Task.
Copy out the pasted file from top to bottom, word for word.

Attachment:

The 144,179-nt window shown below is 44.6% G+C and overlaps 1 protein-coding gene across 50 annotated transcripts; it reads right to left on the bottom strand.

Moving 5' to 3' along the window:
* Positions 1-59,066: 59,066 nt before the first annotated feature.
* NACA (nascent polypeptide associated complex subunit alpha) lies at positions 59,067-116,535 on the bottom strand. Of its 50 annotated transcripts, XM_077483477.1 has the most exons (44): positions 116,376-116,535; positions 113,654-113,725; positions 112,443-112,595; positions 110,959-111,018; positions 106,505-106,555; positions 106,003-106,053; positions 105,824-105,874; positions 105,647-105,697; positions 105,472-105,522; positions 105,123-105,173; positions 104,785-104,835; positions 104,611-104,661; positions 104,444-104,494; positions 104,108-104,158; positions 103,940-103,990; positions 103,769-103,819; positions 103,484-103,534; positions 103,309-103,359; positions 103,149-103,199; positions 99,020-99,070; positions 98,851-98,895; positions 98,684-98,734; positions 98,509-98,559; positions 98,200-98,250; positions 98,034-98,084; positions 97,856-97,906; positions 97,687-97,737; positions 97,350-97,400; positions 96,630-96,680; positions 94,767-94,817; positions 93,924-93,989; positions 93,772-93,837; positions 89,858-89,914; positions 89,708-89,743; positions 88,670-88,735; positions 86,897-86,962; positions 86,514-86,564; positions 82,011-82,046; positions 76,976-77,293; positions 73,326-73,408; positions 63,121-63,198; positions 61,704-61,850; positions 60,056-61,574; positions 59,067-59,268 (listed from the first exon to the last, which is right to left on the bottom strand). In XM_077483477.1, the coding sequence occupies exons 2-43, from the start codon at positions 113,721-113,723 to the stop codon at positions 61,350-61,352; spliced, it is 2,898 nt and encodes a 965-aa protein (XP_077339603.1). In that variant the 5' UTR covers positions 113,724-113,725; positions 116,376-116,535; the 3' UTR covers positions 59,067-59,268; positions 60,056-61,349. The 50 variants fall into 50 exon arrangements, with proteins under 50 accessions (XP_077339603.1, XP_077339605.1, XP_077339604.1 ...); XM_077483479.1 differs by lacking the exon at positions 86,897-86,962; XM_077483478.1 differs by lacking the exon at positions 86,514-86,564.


The 144,179-nt window shown below is 44.6% G+C and overlaps 1 protein-coding gene across 50 annotated transcripts; it reads right to left on the bottom strand.

Moving 5' to 3' along the window:
* Positions 1-59,066: 59,066 nt before the first annotated feature.
* NACA (nascent polypeptide associated complex subunit alpha) lies at positions 59,067-116,535 on the bottom strand. Of its 50 annotated transcripts, XM_077483477.1 has the most exons (44): positions 116,376-116,535; positions 113,654-113,725; positions 112,443-112,595; positions 110,959-111,018; positions 106,505-106,555; positions 106,003-106,053; positions 105,824-105,874; positions 105,647-105,697; positions 105,472-105,522; positions 105,123-105,173; positions 104,785-104,835; positions 104,611-104,661; positions 104,444-104,494; positions 104,108-104,158; positions 103,940-103,990; positions 103,769-103,819; positions 103,484-103,534; positions 103,309-103,359; positions 103,149-103,199; positions 99,020-99,070; positions 98,851-98,895; positions 98,684-98,734; positions 98,509-98,559; positions 98,200-98,250; positions 98,034-98,084; positions 97,856-97,906; positions 97,687-97,737; positions 97,350-97,400; positions 96,630-96,680; positions 94,767-94,817; positions 93,924-93,989; positions 93,772-93,837; positions 89,858-89,914; positions 89,708-89,743; positions 88,670-88,735; positions 86,897-86,962; positions 86,514-86,564; positions 82,011-82,046; positions 76,976-77,293; positions 73,326-73,408; positions 63,121-63,198; positions 61,704-61,850; positions 60,056-61,574; positions 59,067-59,268 (listed from the first exon to the last, which is right to left on the bottom strand). In XM_077483477.1, the coding sequence occupies exons 2-43, from the start codon at positions 113,721-113,723 to the stop codon at positions 61,350-61,352; spliced, it is 2,898 nt and encodes a 965-aa protein (XP_077339603.1). In that variant the 5' UTR covers positions 113,724-113,725; positions 116,376-116,535; the 3' UTR covers positions 59,067-59,268; positions 60,056-61,349. The 50 variants fall into 50 exon arrangements, with proteins under 50 accessions (XP_077339603.1, XP_077339605.1, XP_077339604.1 ...); XM_077483479.1 differs by lacking the exon at positions 86,897-86,962; XM_077483478.1 differs by lacking the exon at positions 86,514-86,564.